Rebekah Jones, the failed Democratic congressional candidate who claimed Florida Republican governor Ron DeSantis kidnapped her son, admitted on Tuesday that she was behind a fake local news outlet that published flattering articles about her and stole stories from a local USA Today affiliate.
Just last week, Jones told the Washington Free Beacon that the bogus news website, My Northwest Florida, wasn’t hers. She acknowledged on Tuesday that she did purchase the website domain, but says she no longer has "anything to do with" the site, in a statement to the Washington Free Beacon. The website launched in November and stopped publishing in January.
The reversal comes after a Florida USA Today affiliate, the Pensacola News Journal, sent Jones a cease-and-desist letter asking her to remove some of its articles that were reprinted on My Northwest Florida without permission. Jones told the Free Beacon that she never received the letter and threatened to sue the Pensacola News Journal for unrelated grievances.
"[The Pensacola News Journal] has a history of fabricating stories about me," said Jones. "If this is an attempt to scare me out of suing them, they've just fucked around and are about to find out."
The Free Beacon reported last week that Jones—a former Florida health department data worker who gained national fame in 2020 after claiming DeSantis underreported COVID death numbers—founded "My Northwest Florida" on Nov. 15, 2022, according to corporate records.
The progressive firebrand is back in the news this month after claiming her 13-year-old son, who was arrested for allegedly threatening to shoot up his school, was "kidnapped on the [Florida] governor’s orders." There is no indication DeSantis had anything to do with the arrest.
Jones’s website published just a handful of articles since it launched last year, many of which were copied from legitimate local news outlets. But it also published one original story—framed as an investigative news piece—which accused the Florida State Attorney’s office of illegally forging Jones’s signature on a plea agreement while prosecuting her in a hacking case last year. Jones repeatedly promoted the article on social media but did not disclose that she was behind the website.
When asked last week if My Northwest Florida was her website, Jones told the Free Beacon by phone "No, my website is MissInformational.com"—a reference to another group she started that combats "disinformation."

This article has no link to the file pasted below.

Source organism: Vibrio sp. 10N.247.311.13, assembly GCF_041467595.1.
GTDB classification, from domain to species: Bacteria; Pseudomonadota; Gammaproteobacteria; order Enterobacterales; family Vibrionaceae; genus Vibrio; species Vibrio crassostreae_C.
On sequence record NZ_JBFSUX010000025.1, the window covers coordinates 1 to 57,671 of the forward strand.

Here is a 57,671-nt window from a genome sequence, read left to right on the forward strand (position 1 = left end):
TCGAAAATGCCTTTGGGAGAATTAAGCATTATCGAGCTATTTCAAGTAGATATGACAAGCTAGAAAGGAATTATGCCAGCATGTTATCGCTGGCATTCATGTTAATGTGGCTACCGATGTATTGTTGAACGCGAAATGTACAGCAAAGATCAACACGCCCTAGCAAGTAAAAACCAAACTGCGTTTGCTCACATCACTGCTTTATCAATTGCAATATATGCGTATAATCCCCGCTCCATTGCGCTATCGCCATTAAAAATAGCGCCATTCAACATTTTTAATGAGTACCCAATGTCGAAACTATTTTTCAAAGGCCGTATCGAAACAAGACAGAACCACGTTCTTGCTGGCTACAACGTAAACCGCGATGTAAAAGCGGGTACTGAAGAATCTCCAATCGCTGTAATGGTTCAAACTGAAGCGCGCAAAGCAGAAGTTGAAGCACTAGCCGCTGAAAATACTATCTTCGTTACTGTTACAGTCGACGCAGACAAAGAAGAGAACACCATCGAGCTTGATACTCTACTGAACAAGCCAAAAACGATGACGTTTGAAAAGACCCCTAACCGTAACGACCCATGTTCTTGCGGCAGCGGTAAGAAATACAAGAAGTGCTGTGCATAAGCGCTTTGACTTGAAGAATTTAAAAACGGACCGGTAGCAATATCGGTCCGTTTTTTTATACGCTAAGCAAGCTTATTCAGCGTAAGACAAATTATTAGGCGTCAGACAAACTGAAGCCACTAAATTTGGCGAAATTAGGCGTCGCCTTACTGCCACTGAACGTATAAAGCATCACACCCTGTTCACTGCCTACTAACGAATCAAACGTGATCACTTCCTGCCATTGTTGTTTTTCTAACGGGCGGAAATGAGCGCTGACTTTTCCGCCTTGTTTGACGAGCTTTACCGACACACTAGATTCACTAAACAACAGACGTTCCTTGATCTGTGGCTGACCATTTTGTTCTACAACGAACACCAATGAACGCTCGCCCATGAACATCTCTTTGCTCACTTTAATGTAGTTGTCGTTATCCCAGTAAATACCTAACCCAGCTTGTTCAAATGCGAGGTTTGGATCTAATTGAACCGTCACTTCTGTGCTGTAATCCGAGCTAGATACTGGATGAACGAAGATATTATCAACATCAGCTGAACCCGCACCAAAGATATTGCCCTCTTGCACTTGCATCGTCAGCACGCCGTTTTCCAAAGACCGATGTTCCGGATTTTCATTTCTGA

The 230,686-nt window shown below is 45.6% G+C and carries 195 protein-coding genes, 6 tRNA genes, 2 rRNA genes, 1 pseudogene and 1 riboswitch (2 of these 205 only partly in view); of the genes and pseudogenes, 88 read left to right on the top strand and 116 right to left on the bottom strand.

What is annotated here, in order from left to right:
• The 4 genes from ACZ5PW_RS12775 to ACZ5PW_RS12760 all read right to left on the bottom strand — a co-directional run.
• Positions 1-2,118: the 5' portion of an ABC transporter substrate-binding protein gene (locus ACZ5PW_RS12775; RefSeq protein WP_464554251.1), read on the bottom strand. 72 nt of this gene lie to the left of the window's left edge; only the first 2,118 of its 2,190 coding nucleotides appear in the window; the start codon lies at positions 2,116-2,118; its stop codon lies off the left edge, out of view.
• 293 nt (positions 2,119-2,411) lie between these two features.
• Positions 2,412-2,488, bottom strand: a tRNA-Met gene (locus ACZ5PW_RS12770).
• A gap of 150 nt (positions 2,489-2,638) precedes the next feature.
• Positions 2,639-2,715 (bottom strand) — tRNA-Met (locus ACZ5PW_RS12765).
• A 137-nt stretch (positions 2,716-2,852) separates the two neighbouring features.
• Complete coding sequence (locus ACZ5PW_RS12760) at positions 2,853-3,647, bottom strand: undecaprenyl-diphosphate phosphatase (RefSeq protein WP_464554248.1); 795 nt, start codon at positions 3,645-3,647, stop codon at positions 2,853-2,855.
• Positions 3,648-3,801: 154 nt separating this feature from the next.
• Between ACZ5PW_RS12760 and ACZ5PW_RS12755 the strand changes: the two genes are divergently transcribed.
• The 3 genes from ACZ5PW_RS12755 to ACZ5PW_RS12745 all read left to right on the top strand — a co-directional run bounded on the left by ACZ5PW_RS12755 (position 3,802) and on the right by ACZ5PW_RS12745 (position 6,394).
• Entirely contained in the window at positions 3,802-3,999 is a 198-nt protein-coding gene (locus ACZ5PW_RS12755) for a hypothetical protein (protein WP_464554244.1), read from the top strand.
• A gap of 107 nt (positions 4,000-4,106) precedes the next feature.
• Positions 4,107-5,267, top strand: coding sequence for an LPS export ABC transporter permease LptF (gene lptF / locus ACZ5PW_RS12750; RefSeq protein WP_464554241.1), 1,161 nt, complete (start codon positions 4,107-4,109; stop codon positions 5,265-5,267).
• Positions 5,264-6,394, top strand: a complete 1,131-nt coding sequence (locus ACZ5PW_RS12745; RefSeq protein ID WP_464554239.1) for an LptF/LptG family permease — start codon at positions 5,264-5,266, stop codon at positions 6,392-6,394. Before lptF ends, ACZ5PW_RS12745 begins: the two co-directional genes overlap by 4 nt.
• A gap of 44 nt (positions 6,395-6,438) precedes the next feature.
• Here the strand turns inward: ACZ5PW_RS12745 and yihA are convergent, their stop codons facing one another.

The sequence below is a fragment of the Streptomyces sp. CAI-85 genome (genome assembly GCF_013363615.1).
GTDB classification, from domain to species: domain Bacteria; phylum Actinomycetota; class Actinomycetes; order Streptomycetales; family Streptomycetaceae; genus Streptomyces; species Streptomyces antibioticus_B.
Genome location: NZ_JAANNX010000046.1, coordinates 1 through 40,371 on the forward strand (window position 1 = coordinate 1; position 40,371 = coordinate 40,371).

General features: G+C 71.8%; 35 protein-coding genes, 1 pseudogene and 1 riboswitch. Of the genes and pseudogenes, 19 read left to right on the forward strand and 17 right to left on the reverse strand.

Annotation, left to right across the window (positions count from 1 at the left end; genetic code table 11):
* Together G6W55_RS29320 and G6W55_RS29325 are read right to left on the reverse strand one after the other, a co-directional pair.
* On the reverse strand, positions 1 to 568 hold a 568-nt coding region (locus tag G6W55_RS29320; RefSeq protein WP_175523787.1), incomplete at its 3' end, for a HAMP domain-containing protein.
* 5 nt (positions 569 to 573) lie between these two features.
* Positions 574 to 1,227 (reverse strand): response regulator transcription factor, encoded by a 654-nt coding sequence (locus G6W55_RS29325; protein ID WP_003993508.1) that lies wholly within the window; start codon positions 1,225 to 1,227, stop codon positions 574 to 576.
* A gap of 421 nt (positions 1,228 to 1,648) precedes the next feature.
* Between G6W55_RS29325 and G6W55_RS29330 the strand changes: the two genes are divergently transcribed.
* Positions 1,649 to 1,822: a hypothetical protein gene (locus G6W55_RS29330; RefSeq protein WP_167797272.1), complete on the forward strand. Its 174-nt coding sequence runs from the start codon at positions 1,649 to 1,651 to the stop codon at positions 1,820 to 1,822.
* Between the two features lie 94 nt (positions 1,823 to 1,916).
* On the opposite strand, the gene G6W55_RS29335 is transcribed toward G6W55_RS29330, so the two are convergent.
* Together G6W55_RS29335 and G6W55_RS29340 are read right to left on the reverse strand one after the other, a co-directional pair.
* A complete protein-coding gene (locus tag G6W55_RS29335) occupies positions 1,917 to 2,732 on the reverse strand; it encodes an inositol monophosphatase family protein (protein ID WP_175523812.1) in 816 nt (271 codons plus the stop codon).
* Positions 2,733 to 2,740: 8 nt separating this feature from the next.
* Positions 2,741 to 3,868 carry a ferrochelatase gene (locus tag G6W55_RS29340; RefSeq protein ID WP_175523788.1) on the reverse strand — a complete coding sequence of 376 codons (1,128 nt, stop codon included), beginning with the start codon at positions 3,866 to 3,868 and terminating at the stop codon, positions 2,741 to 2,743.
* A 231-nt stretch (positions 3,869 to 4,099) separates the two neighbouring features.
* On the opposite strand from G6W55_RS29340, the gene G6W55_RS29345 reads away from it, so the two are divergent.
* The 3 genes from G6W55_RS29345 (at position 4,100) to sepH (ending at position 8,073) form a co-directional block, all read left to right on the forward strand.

But in a message to the Free Beacon on Tuesday, Jones acknowledged that she "bought the domain [for My Northwest Florida] but that's it."
She said she originally "envisioned it as a community resource page, which is why 90 percent of its content is community events, but I didn't stay on because I was working on other projects."
Jones said the website is currently run by "Rachel" and "Tiffany" but declined to give their last names, telling the Free Beacon that it "can't be hard to figure out … do that journalism thing you're so supposed to do [sic]."
"Neither of them [Rachel or Tiffany] are really working on it, either, as they both started working on other projects in February so it's pretty much just sitting there," she added.
Jones also claimed she "never received a cease and desist" from the Pensacola News Journal asking her to remove its articles that were republished on her website without permission. The newspaper told the Free Beacon that Jones was "was notified Feb. 13, 2023."
"From what we were able to determine, that site was created by failed congressional candidate Rebekah Jones," said Pensacola News Journal executive editor Lisa Nellessen Savage. "Jones was sent a cease-and-desist letter by our company for taking various PNJ stories and reposting them on her site without permission."
The Pensacola News Journal isn’t the first outlet to accuse My Northwest Florida of poaching its work. Romi White, the publisher of South Santa Rosa News, told the Free Beacon last week she was shocked to see two of her articles reposted on the website without permission.
"That’s my hard work that I’ve done, and she’s using it on her website apparently," said White. "I’m beside myself right now. I’m just furious."
As of Wednesday, the articles from both outlets were still available on My Northwest Florida.